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Disney Research Introduces 3D Printed Interactive Speakers

April 30, 2014
Image Caption: The audio driver for printed speakers amplifies the input audio signal from nominal amplitude (~1.0 V peak-to-peak) to 1000 V peak-to-peak signal by using a high-voltage transistor amplification circuit. Credit: Disney Research, Pittsburgh

Peter Suciu for redOrbit.com – Your Universe Online

3D printing continues to change the world. Last year a gun University of Texas law student devised a method for 3D printing of a firearm, and this year NASA announced it will soon utilize 3D printers as an alternative to traditional manufacturing processes.

This week researchers from Carnegie Mellon University and Disney Research, Pittsburgh announced that they have developed a new printer that could be capable of creating something a bit softer than a gun or parts for a spaceship. 3D printers could be used to print scarves, hats and possibly even a teddy bear.

Yet, that isn’t all that the Mouse House is developing through 3D printing technologies.

Disney Research, Pittsburgh also announced this week that it has developed methods using a 3D printer to produce electrostatic loudspeakers that could take the shape of just about anything. While Disney has long created lifelike settings at its theme parks and used animatronics to bring them to life, this new technology could give 3D printed objects a real voice – or at least allow the objects to cast some sound.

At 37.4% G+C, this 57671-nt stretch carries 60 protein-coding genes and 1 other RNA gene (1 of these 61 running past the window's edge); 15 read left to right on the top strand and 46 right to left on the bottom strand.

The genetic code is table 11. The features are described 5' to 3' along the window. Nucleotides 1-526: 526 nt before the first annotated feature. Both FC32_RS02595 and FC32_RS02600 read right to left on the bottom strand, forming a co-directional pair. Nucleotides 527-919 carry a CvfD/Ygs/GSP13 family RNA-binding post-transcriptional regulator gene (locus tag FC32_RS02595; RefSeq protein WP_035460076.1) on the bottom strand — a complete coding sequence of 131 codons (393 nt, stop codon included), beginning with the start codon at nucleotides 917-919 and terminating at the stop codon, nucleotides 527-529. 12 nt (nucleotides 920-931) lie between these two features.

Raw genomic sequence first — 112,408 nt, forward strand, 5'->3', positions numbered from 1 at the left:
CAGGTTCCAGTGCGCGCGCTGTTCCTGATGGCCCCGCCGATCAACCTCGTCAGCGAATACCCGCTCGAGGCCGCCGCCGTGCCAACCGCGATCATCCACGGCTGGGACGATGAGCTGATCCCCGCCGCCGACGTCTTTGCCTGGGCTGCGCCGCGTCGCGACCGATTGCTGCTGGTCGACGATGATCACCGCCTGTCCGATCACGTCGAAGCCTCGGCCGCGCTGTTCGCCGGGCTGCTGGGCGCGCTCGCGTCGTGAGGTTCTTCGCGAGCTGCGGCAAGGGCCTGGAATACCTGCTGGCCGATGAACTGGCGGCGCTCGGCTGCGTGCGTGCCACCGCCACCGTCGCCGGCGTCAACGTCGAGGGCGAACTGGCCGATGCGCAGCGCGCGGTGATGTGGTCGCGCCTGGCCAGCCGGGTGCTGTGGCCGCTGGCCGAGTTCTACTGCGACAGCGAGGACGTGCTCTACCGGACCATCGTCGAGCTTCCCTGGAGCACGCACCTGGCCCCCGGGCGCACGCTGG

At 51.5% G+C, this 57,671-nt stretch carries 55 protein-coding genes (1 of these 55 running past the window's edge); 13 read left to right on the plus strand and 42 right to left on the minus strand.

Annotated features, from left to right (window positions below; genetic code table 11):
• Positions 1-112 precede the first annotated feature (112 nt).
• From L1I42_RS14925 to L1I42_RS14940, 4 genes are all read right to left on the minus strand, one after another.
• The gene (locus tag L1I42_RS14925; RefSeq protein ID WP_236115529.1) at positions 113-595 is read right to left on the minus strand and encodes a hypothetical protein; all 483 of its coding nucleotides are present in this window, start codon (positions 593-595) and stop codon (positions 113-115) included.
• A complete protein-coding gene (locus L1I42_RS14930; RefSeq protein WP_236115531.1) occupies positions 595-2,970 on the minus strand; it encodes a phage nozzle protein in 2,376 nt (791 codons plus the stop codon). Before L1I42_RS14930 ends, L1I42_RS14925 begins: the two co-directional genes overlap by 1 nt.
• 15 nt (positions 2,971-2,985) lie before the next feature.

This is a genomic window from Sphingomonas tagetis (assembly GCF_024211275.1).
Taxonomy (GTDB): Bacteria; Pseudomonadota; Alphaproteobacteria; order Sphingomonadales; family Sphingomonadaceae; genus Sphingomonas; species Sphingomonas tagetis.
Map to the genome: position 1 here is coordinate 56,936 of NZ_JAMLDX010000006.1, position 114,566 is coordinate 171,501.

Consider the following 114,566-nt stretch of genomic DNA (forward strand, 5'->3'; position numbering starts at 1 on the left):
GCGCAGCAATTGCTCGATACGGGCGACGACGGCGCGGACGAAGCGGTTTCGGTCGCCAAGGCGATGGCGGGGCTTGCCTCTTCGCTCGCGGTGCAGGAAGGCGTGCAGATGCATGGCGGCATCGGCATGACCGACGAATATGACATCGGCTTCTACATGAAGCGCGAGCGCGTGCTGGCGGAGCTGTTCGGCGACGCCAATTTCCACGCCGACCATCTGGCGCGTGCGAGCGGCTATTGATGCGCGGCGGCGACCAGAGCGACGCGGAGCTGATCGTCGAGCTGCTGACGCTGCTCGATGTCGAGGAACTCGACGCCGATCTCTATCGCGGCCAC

This is likely just the beginning for the potential of 3D printed speaker technology.

“In five to 10 years, a 3D printer capable of using conductive materials could create the entire piece,” said Yoshio Ishiguro, a Disney Research, Pittsburgh post-doctoral associate, in a recent statement.

The design of the 3D printed free-form speakers is based on electrostatic sound reproduction principles (ESR), and the basic principals have been known since the 1930s. These involve a thin conductive diaphragm along with an electrode plate that are separated by insulating material – which could even include air. The audio signal can be amplified to greater than 1000 volts and applied to the electrode, which in turn creates an electrostatic attraction force.

While this technology was first explored in the 1930s it hasn’t been widely adopted, yet it could be simpler than conventional electromagnetic speakers as it requires no moving parts. This makes it highly suitable for producing via a 3D printer, and as such could be used to add sound to toys and other objects.

“We’ll certainly see this in both toys – there are a lot of toys manufactured under license to Disney – and in park design,” Rob Enderle, principal analyst at the Enderle Group, told redOrbit. “Talking statues and other items in the park can help create sound more realistically.”

Because there are no moving parts, objects can be touched and even held in the hand without a noticeable decrease in sound quality. The speakers have little bass response but can produce high-frequency sounds – including the human voice – quite well, and the speakers are capable of reproducing sounds of up to 60 decibels.

“Electrostatic speakers are very accurate in the mids and highs but suck in the lows so bird, light animal, and human characters would be ideal for this,” Enderle said. “But it prices down reasonably well and it can be more robust than other types of speakers making it ideal for toys as well. I think we’ll see this in a lot of things.”

This technology won’t be limited to just directional, cone-shaped speakers but could be used in the development of more efficient omni-directional speakers, and build in virtually any number of configuration of electrodes.

“What’s more, it can generate sound across the entire face of the speakers,” said Ishiguro, who along with former Disney research scientist Ivan Popuyre developed this method for 3D printed speakers.

The two presented their findings Tuesday at the ACM CHI Conference on Human Factors in Computing Systems in Toronto.


Source: Peter Suciu for redOrbit.com - Your Universe Online



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